Things to watch out for
Every state will set up their health care marketplaces (or exchanges) differently, and the devil’s in the details. Many states have already begun this important conversation. Learn more about the issues you need to watch out for and how you can get involved. You can also sign up for the HIV Health Care Access Working Group e-mail list if you want to get involved.
3. Private health insurance companies will have to play by the new rules: The health reform law will finally force health insurance companies to treat consumers fairly. Learn more about how people with HIV will benefit. ·
You can buy insurance – no matter what condition you have
Starting in 2014, health insurance companies will be required to sell you insurance, even if you have HIV or another condition. You’ll be able to get insurance when you need it most.
You’ll pay a fair price for insurance
Insurance companies won’t be able to charge you more because you’re sick or—most outrageously—because you’re a woman. And although they will be able to charge more for age, where you live, or whether or not you smoke, new regulations limit the increase.
Your policy can’t be cancelled if you get sick
Insurance companies used to be able to cancel your policy if you got sick. They would comb through your medical records to find something that you didn’t disclose on your insurance application. That will now be against the law.
You will not be subject to annual or lifetime caps on your insurance
In the past, some people with HIV found that they did not have enough insurance to cover all their medical needs. Their insurance company would only pay a certain amount of money for their care each year or over their lifetime. In other words, when they needed their insurance most because they were very sick, it wouldn’t cover them. Insurance companies are no longer allowed to place those kinds of restrictions on the amount of money they spend on your care.
Does ADAP pay for your drugs? It counts!
Payments made by the AIDS Drug Assistance Program (ADAP) can now count toward the trigger that moves you out of the Medicare drug benefit donut hole (or coverage gap) and into meaningful coverage where you won’t pay more than 5% of the cost of your drugs.
More affordable medications for everyone
While you are in the coverage gap (donut hole), you (or your ADAP) will pay only 50% of the cost of name-brand drugs, including HIV medications. Drug manufacturers will pick up the rest of the cost… how generous! The donut hole will be eliminated by 2020.
Medicare wellness benefits at no cost to you
Starting now, you won’t pay anything for preventive screenings like HIV tests for those at risk, pap tests and pelvic exams, diabetes, heart disease, or help stopping smoking.
Better coordination for people who have Medicaid and Medicare (dual eligibles or Medi-Medis)
Many people with HIV who have Medicare also rely on Medicaid for some of their services. In the past, it has been very hard to coordinate service delivery between the two programs. A new office was set up under health care reform to determine better ways to make sure Medicare and Medicare are working together.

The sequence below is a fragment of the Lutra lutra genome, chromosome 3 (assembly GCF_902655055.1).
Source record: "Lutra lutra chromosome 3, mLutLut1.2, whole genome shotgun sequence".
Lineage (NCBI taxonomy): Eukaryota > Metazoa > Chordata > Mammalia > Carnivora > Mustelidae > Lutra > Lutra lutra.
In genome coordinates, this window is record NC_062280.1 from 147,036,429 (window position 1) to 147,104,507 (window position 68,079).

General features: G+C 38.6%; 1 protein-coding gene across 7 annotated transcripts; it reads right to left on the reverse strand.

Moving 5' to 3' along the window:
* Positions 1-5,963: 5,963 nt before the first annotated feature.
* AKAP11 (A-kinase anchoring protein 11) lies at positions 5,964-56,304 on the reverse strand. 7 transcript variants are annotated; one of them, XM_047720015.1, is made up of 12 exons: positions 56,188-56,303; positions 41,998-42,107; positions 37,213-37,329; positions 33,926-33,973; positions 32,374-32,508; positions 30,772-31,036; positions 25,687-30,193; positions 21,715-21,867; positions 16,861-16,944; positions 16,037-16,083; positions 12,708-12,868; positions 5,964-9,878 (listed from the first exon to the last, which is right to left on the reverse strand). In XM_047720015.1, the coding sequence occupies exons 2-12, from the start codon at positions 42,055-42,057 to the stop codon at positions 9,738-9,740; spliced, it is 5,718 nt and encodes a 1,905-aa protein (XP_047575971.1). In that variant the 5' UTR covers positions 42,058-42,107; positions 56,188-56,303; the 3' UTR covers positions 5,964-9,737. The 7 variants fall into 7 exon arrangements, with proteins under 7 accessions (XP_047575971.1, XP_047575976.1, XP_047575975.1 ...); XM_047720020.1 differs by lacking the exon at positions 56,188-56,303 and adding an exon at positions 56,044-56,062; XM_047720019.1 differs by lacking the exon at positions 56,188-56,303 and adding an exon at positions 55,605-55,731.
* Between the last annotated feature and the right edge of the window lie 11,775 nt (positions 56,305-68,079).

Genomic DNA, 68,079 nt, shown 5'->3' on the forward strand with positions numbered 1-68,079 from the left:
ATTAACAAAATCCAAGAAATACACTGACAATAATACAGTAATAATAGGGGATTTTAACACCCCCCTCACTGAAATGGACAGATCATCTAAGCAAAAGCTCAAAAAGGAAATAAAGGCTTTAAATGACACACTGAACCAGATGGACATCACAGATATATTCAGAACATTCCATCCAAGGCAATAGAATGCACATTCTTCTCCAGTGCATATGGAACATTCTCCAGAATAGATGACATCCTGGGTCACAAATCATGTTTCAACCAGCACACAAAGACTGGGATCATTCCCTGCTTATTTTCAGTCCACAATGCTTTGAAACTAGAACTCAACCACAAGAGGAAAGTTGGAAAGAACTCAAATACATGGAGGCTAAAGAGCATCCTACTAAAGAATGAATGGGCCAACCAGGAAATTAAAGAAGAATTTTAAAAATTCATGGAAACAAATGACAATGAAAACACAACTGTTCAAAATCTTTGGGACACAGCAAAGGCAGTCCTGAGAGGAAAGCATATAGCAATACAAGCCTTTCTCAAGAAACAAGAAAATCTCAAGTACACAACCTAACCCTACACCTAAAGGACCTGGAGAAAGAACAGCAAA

It ain’t perfect.
We still have work to do. There was no real coverage expansion in Medicare. People who are disabled will still have to wait two years after their disability determination until Medicare coverage begins. Medicare eligibility won’t begin until age 65, despite advocacy efforts to reduce the age to cover younger people. Finally, some low-income people struggle to afford Medicare, and assistance from programs such as Ryan White will be still be needed.
Pre-existing condition insurance programs (PCIP)
You may be able to get comprehensive, private, more affordable insurance coverage now through special programs for people who have pre-existing health conditions like HIV. Programs are run by the state or the federal government, depending on where you live. Check out this fact sheet (PDF) from HIV Health Care Working Group.
Your state may also have a High Risk Pool. If so, the premiums may be higher but it could have other advantages over the PCIP.
Get on your parent’s insurance
If you’re age 26 or younger, you may be able to get on your parent’s insurance. They might have to pay the full cost of your premiums, but you might get better coverage at a lower cost than other options. If you were a foster child, you have access to Medicaid until you turn 26.
Do you have insurance now?
Check with your state office of AIDS to see if you can get help paying for the insurance you have.
Health care reform will have great benefits, but it will bring new responsibilities as well: Starting in 2014, individuals will be required to carry health insurance under a provision called the “individual mandate”. People who are undocumented will not be required to carry insurance. The law does allow exemptions if you can prove that you can’t afford to pay for your insurance. Otherwise you are subject to financial, but not criminal, penalties if you don’t have insurance.
The Affordable Care Act Finally Unrolls the Carpet: Story written by Benjamin Ryan for POZ Magazine
For a useful overview of frequently asked questions about health care reform for people living with HIV, see Project Inform’s factsheet.